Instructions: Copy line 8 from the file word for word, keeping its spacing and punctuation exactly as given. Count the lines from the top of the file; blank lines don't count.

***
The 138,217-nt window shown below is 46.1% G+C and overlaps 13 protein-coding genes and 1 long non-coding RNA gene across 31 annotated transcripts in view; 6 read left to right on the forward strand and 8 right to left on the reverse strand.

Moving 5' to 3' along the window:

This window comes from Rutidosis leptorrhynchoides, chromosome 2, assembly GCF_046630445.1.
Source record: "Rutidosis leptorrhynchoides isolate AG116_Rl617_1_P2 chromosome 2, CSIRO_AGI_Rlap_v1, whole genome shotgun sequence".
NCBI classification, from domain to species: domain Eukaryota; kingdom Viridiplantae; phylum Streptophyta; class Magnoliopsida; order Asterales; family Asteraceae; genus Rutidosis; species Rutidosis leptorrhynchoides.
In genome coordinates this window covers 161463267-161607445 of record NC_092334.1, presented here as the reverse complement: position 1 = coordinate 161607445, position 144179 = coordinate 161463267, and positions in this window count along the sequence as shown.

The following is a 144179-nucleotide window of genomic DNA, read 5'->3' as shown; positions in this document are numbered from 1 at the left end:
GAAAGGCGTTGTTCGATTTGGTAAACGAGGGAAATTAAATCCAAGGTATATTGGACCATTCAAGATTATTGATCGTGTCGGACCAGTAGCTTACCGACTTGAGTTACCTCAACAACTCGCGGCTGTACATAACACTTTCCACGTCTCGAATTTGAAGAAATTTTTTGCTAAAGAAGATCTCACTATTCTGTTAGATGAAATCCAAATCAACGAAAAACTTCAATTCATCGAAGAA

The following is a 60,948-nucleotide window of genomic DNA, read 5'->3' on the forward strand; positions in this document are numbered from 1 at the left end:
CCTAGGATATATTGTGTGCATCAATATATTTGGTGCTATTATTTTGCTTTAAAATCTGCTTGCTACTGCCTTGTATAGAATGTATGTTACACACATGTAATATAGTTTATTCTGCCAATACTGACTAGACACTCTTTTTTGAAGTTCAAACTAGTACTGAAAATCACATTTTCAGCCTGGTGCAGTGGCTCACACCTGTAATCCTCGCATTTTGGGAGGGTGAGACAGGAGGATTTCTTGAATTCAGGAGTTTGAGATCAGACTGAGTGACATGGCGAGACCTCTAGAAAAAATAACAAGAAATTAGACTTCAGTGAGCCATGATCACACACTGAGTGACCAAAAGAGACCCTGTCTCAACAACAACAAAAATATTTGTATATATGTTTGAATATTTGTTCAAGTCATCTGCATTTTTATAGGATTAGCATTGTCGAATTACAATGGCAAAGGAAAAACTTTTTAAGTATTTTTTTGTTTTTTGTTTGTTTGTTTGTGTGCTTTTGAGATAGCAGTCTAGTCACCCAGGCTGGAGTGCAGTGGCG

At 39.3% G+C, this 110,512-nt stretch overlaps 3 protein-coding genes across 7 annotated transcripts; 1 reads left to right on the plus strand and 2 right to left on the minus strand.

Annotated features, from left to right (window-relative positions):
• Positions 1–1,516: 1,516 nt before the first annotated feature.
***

GAAAGGCGTTGTTCGATTTGGTAAACGAGGGAAATTAAATCCAAGGTATATTGGACCATTCAAGATTATTGATCGTGTCGGACCAGTAGCTTACCGACTTGAGTTACCTCAACAACTCGCGGCTGTACATAACACTTTCCACGTCTCGAATTTGAAGAAATTTTTTGCTAAAGAAGATCTCACTATTCTGTTAGATGAAATCCAAATCAACGAAAAACTTCAATTCATCGAAGAA